Authors: Joshua Cameron, Gary Gould, and Adrian Ma
Description: Have you ever found yourself looking at an amazing photograph that truly takes your breath away and wished you could just step inside for a moment? Or have you ever been watching an interesting video but wanted to know what was on the other side of the lens?
We definitely have. And by we, we mean the team that have put together this handbook you’re reading right now. Collectively, we are Dr. Gary Gould (PhD in Film and Television), journalism professor Adrian Ma, designer and researcher Joshua Cameron, and project assistants Adam Chen and Stephanie Liu. Hi! Nice to meet you.
We are multimedia instructors, researchers and content producers based at Ryerson University in Toronto. We couldn’t help but notice that interest in 360 video and virtual reality has really skyrocketed in recent years and some amazing content is being created. We have been exploring and experimenting with 360-degree video, photography and spatial audio recording, and figuring out how these elements can be used to create incredible, immersive experiences. From capturing special events that give you the best seat in the house to producing virtual reality documentaries that make you feel like you’re actually there, creating 360 video and virtual reality (VR) content can be an exciting and uniquely engaging form of storytelling.
There are so many potential applications for 360 video and VR, including for journalism and documentary content, exciting marketing content, engaging educational experiences or just to simply capture the world around you. And thanks to rapid innovations in technology, creating this stuff is easier and cheaper than you may think.
Our objective with this resource is to walk you through the essential steps in creating compelling and engaging 360 video experiences. While some prior experience with photography or videography can help, the technology available now gives anybody the ability to produce this type of amazing content.
Description: Exploring Movie Construction and Production contains eight chapters of the major areas of film construction and production. The discussion covers theme, genre, narrative structure, character portrayal, story, plot, directing style, cinematography, and editing. Important terminology is defined and types of analysis are discussed and demonstrated. An extended example of how a movie description reflects the setting, narrative structure, or directing style is used throughout the book to illustrate building blocks of each theme. This approach to film instruction and analysis has proved beneficial to increasing students’ learning, while enhancing the creativity and critical thinking of the student.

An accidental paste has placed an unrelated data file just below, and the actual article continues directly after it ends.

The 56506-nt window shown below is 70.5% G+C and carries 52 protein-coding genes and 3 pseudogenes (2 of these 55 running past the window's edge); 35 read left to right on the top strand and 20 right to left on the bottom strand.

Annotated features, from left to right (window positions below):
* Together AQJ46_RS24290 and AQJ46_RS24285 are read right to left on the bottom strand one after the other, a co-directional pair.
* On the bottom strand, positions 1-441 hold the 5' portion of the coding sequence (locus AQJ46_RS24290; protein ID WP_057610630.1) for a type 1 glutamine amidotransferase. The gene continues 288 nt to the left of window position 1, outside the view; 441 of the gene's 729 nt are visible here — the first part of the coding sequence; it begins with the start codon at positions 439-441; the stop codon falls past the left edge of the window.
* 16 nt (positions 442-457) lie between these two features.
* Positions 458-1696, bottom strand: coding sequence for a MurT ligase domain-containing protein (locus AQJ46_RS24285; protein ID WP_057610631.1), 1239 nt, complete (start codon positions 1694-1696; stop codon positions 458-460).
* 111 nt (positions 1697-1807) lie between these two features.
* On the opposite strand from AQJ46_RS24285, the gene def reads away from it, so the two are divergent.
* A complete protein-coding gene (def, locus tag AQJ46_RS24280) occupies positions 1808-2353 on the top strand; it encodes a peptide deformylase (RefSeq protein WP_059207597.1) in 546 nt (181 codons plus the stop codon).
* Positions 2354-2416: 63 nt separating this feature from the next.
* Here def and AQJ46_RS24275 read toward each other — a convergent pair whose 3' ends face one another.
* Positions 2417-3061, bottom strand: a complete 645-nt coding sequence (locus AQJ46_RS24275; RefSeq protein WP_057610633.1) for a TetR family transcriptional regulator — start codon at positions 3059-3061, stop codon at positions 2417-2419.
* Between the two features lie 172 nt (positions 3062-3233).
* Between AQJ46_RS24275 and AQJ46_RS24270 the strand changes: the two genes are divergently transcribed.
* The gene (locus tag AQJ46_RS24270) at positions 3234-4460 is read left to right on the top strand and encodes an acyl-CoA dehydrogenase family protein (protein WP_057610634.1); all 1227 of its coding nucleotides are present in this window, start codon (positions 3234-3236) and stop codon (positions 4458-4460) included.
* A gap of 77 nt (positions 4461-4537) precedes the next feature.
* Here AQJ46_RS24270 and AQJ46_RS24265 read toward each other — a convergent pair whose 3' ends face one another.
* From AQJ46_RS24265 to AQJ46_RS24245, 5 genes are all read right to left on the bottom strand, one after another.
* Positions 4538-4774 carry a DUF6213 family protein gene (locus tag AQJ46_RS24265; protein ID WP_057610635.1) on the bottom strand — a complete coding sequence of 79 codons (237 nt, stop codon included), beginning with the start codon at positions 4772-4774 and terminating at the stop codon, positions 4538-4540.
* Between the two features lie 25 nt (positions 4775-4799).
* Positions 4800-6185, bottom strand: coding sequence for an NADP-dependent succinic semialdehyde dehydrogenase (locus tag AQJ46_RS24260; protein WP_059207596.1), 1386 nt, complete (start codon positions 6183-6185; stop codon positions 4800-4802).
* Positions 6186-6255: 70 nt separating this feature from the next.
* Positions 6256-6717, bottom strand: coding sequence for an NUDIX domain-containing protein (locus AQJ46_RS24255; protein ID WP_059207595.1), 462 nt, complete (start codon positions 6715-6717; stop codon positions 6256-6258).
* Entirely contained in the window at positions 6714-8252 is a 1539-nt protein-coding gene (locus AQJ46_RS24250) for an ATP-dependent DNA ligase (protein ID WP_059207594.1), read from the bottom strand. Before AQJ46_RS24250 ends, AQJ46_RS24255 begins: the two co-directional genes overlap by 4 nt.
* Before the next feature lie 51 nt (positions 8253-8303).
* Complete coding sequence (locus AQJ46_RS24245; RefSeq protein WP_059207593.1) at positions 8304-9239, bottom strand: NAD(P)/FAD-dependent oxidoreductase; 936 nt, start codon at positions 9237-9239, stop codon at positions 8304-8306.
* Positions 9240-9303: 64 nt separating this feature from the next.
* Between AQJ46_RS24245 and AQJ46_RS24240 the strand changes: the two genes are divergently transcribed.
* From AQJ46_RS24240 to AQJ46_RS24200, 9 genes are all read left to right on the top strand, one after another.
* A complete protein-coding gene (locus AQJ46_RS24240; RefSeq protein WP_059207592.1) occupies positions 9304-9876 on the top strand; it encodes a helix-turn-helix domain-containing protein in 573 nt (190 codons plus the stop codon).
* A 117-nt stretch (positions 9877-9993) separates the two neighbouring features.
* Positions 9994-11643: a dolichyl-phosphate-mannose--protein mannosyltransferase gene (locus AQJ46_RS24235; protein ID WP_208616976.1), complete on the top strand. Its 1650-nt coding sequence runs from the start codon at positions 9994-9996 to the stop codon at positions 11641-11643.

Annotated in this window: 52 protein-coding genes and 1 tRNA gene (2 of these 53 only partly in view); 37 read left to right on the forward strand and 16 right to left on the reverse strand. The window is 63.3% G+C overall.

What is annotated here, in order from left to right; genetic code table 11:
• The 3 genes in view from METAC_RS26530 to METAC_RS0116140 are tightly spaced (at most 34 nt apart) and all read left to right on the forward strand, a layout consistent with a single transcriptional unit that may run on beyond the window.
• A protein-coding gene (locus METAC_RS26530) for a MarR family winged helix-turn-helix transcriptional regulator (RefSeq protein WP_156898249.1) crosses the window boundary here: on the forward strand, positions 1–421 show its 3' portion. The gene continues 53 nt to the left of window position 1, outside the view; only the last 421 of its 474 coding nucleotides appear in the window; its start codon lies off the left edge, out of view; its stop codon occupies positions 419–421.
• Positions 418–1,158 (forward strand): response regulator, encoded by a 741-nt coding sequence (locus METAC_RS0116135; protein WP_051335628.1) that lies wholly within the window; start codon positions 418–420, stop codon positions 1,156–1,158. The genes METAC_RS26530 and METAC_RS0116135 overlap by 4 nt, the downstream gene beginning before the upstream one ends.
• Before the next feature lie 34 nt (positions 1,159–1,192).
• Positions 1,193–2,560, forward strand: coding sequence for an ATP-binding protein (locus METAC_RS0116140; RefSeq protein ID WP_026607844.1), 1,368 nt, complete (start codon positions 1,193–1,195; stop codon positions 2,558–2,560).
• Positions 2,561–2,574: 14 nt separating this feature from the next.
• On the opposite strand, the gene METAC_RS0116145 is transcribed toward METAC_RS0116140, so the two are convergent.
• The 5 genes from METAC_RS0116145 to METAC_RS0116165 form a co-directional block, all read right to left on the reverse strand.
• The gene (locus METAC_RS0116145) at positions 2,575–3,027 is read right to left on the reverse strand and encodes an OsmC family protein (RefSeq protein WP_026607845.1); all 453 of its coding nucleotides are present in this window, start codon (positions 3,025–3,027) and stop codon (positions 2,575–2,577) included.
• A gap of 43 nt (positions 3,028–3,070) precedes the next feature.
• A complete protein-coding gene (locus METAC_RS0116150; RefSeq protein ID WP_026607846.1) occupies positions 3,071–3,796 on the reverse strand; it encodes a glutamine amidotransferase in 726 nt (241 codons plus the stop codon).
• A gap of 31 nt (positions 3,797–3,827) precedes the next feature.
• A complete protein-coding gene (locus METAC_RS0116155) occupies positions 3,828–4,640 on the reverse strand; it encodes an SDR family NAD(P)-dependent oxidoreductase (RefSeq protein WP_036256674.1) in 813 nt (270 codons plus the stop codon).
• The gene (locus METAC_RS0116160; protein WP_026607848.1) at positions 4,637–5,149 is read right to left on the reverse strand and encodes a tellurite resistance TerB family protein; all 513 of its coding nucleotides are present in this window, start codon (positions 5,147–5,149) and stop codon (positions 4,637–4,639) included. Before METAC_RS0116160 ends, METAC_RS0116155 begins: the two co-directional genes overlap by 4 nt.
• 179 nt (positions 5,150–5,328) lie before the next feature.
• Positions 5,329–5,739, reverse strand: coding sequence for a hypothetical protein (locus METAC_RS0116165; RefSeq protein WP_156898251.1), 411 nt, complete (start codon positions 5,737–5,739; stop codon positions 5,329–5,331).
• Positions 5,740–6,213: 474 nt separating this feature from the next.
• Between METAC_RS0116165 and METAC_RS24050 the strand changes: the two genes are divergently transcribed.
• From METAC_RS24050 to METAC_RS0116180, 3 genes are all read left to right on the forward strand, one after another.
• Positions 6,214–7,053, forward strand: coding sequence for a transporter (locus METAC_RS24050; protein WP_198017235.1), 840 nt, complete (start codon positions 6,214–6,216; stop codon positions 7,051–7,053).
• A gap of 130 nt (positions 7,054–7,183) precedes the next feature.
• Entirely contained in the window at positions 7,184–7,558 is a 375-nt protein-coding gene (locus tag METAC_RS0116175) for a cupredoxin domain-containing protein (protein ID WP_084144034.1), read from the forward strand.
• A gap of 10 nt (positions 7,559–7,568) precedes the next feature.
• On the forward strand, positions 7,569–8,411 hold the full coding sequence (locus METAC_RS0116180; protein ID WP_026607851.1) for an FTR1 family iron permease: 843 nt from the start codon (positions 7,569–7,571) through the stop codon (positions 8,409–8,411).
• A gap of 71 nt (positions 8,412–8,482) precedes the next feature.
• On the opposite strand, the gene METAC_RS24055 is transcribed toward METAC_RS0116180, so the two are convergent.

This open textbook contains eight chapters of the major areas of film construction and production, including: theme; genre; narrative structure’ character portrayal; story; plot; directing style; cinematography; and editing.
Includes: instructor resources, production and cinematography assignments.
This textbook is an introduction to the art and science of moving pictures. It explores the tools and techniques of mise-en-scene, narrative form, cinematography, editing, sound and acting, how each has contributed to the evolution of cinematic language, and how that evolution implicates critical issues of representation in mass media.
Author: Michael T. Martin
Description: More than one hundred years since it premiered on cinema screens, D. W. Griffith’s controversial photoplay, The Birth of a Nation, continues to influence American film production and to have relevance for race relations in the United States. While lauded at the time of its release for its visual and narrative innovations and a box office hit with film audiences, it provoked African American protest in 1915 for racially offensive content. In this collection of essays, contributors explore Griffith’s film as text, artifact, and cultural legacy and place it into both the historical and transnational contexts of the first half of the 1900s and its resonances with current events in America, such as #BlackLivesMatter, #HollywoodSoWhite, and #OscarsSoWhite movements. Through studies of the film’s reception, formal innovations in visual storytelling, and comparisons with contemporary movies, this work challenges the idea the United States has moved beyond racial problems and highlights the role of film and representation in the continued struggle for equality.